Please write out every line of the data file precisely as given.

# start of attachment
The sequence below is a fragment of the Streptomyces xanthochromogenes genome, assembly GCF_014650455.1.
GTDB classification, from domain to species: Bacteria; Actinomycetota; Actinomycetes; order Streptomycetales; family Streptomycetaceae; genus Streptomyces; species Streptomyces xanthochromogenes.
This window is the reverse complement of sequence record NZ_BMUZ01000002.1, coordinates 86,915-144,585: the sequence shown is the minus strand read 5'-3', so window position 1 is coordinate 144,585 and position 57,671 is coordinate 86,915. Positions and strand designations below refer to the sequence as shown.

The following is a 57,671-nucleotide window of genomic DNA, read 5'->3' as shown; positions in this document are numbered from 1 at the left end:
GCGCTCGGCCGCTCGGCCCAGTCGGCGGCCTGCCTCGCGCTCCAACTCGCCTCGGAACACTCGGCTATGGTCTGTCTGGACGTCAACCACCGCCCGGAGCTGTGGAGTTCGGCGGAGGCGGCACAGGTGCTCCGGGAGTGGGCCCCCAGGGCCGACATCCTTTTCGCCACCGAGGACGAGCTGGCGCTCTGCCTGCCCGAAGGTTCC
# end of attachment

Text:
The sequence below is a fragment of the Streptomyces xanthochromogenes genome, assembly GCF_014650455.1.
GTDB classification, from domain to species: Bacteria; Actinomycetota; Actinomycetes; order Streptomycetales; family Streptomycetaceae; genus Streptomyces; species Streptomyces xanthochromogenes.
This window is the reverse complement of sequence record NZ_BMUZ01000002.1, coordinates 86,915-144,585: the sequence shown is the minus strand read 5'-3', so window position 1 is coordinate 144,585 and position 57,671 is coordinate 86,915. Positions and strand designations below refer to the sequence as shown.

The following is a 57,671-nucleotide window of genomic DNA, read 5'->3' as shown; positions in this document are numbered from 1 at the left end:
GCGCTCGGCCGCTCGGCCCAGTCGGCGGCCTGCCTCGCGCTCCAACTCGCCTCGGAACACTCGGCTATGGTCTGTCTGGACGTCAACCACCGCCCGGAGCTGTGGAGTTCGGCGGAGGCGGCACAGGTGCTCCGGGAGTGGGCCCCCAGGGCCGACATCCTTTTCGCCACCGAGGACGAGCTGGCGCTCTGCCTGCCCGAAGGTTCC